The effects of scheduling acetaminophen and methocarbamol administration on postoperative opioid use and related side effects among cardiac surgery patients
Year of Publication
Doctor of Nursing Practice
Dr. Melanie Hardin-Pierce
Dr. Linda Clements
Dr. Sheila Melander
Dr. Ayesha Ather & Dr. Komal Pandya
The Effects of Scheduled Acetaminophen and Methocarbamol Administration on Postoperative Opioid Use and Related Side Effects Among Cardiac Surgery Patients
Opioid therapy is commonly prescribed to combat surgical pain in hospitals across the United States and is associated with many negative side effects including dependence and nausea. The purpose of this study was to retrospectively examine the effects of scheduling acetaminophen and methocarbamol administration postoperatively throughout the cardiac surgery patients’ hospital stay. Through retrospective chart reviews, the aims of postoperative opioid use, postoperative opioid use according to hospital length of stay, antiemetic use, and opioid prescription at discharge were compared between two cohorts: a scheduled acetaminophen and methocarbamol cohort and a non-scheduled acetaminophen and methocarbamol cohort.
Setting & Population
The study takes place at The University of Kentucky’s Cardiovascular Intensive Care Unit and telemetry floors at Albert B. Chandler Medical Center in Lexington, Kentucky. The target population included coronary artery bypass graft and valve replacement surgical patients. A total of 77 patients were included in this retrospective study divided into two cohorts. The scheduled cohort had 27 patients and the non-scheduled cohort had 50. Exclusion criteria were patients less than 18 years of age, patients expiring during their hospital stay, patients on postoperative opioid PCAs/ continuous opioid infusions, patients diagnosed with chronic pain disorders or opioid use disorder, patients with a hospital length of stay greater than 14 days, and patients requiring mechanical circulatory support postoperatively . The mean age for scheduled cohort was 60.8 while non-scheduled was 59.5 while 97.4 percent of the participants were white.
The scheduled cohort had a sum of opioids mean of 23.5 and the non-scheduled cohort had a sum of opioids mean of 25.5. There was no significant difference in means between the two cohorts (p= .47). There was no significant difference between the two cohorts of hospital length of stay less than one week and greater than one week (p=.07, .533 respectively); however, less than one week scheduled had a mean sum of opioids of 15.6 while non- scheduled less than one week had a mean sum of opioids of 22.1; clinical relevance is further discussed. No significant association existed (p= .753) between those discharged home on opioids between the two cohorts; however, another aspect of clinical relevance is discussed. No significant difference between the two cohorts and antiemetic use (p= .107).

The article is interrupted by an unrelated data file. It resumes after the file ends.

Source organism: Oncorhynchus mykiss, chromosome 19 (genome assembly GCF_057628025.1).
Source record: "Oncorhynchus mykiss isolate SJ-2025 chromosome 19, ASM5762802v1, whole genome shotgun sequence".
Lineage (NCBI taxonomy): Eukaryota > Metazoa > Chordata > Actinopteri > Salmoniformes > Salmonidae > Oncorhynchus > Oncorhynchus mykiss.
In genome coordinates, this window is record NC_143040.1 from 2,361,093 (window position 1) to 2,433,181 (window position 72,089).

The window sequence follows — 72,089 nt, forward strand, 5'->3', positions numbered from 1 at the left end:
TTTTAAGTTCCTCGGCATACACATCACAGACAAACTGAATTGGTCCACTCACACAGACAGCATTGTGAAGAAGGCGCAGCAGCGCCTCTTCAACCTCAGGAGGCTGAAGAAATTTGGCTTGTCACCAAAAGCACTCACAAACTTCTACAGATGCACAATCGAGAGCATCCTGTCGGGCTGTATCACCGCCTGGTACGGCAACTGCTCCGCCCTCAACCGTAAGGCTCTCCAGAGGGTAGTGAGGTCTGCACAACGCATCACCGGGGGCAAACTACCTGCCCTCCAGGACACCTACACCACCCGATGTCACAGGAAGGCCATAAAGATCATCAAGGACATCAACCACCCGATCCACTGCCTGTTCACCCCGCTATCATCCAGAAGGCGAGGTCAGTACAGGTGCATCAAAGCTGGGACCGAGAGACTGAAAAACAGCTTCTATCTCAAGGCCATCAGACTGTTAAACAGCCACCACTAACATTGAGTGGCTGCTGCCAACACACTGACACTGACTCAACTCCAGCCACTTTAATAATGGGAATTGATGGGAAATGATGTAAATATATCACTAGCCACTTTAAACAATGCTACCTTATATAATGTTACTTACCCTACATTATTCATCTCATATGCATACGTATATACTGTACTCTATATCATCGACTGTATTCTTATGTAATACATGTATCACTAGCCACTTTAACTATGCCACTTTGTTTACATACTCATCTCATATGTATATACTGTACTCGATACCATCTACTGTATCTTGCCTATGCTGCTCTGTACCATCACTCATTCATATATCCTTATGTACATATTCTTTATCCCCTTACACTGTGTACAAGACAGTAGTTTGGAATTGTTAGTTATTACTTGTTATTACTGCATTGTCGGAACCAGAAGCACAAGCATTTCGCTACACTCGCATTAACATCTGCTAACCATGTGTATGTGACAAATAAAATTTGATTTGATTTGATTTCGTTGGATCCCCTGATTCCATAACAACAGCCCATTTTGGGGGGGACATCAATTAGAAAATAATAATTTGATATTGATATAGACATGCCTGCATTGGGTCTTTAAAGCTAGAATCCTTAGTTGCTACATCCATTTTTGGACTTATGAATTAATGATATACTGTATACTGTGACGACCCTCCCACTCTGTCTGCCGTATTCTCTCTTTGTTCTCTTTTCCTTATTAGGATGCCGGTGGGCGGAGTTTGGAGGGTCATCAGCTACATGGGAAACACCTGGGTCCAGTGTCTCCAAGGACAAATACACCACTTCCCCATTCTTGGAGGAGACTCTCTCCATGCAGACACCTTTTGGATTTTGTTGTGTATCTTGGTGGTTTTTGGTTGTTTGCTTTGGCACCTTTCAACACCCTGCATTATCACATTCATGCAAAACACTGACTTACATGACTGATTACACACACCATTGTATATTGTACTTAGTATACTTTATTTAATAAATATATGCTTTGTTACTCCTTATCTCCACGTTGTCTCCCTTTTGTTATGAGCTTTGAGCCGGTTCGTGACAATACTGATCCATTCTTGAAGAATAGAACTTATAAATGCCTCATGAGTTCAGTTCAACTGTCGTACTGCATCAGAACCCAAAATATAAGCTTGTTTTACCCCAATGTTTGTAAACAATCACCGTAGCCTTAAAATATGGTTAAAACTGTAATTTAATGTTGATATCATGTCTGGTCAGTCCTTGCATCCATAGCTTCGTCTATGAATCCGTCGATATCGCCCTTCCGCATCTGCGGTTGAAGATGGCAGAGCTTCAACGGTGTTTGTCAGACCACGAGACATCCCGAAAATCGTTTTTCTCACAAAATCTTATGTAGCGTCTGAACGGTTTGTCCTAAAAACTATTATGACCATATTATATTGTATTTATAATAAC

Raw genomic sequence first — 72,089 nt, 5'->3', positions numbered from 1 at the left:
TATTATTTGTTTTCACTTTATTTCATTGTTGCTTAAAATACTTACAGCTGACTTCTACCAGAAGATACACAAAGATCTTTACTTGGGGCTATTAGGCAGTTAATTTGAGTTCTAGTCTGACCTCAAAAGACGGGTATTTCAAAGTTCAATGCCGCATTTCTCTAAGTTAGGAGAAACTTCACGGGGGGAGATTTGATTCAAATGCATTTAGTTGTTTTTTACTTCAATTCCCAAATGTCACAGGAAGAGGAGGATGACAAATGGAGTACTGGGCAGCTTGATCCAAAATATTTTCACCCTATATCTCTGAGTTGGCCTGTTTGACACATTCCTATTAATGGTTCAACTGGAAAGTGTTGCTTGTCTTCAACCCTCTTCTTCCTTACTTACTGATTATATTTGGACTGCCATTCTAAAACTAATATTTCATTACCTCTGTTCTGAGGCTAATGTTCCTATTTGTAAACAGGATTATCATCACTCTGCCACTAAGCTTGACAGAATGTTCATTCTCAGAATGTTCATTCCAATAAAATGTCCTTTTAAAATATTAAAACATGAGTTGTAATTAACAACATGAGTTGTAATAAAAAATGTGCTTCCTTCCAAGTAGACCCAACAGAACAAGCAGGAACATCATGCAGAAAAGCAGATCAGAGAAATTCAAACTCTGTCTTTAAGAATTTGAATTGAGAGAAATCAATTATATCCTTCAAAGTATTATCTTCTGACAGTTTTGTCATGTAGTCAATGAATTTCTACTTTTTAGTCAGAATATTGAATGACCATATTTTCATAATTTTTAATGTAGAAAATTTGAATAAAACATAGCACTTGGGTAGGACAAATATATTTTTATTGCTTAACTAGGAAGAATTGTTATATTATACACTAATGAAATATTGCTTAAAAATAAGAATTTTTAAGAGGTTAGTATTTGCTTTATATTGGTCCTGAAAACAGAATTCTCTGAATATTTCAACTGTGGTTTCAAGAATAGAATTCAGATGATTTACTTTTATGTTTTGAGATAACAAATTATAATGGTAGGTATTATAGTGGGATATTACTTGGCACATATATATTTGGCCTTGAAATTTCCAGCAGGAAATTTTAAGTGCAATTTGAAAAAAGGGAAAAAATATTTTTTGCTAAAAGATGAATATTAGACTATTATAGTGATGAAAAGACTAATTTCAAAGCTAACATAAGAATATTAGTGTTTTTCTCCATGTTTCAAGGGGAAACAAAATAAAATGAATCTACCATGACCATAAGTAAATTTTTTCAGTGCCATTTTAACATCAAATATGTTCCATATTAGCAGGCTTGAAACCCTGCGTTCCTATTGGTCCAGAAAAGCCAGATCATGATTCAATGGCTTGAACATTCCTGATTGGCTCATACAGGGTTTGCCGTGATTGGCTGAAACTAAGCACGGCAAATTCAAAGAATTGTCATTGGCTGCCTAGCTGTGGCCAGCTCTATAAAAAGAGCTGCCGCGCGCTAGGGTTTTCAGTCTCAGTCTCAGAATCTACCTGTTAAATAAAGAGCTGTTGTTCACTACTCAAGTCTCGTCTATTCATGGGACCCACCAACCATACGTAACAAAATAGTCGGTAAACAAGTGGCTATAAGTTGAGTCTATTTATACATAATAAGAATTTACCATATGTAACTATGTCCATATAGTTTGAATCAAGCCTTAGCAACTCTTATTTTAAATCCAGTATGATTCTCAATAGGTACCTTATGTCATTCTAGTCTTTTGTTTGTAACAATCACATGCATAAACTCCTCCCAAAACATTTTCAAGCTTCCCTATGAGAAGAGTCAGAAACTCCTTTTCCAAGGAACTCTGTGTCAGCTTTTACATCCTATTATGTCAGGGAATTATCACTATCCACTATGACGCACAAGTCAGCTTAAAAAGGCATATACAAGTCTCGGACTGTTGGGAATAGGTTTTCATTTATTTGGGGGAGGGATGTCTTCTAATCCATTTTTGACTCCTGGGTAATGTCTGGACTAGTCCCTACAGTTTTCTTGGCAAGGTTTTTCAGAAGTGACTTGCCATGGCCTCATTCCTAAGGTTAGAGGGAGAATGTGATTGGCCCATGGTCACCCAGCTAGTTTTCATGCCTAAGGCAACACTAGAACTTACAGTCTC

Limitations to the study included the setting being a single center study with a minimally diverse patient population and strict inclusion/ exclusion criteria that impeded sample size. When developing future studies, consideration should be given to hospital LOS due to this study’s clinically relevant findings. Future research is needed for cardiac surgery patients and ways to mitigate those discharged home on opioids. Future studies could alter the “scheduling” definition to include patients receiving acetaminophen and methocarbamol greater than or equal to four times in a 24-hour period (+ or – four hours). Future research could also include more in-depth communication among all disciplines involved including ways to mitigate the technological errors encountered in this study. Dissemination of the surgical guidelines published by the American Pain Society (2016) and The Enhanced Recovery After Surgery Society (2019) that promote scheduling acetaminophen postoperatively could occur in an educational in-person session to the cardiac surgery service line and serve as beneficial along with this study’s clinically relevant findings. Notable ethical concerns include the primary investigator’s employment as a nurse within UK’s Cardiovascular Intensive Care Unit. This study contributes to the knowledge of the effects related to scheduling postoperative acetaminophen and methocarbamol among cardiac surgery patients and has the potential to offer insight on future study designs.
Jamison, Whitney, "The effects of scheduling acetaminophen and methocarbamol administration on postoperative opioid use and related side effects among cardiac surgery patients" (2020). DNP Projects. 331.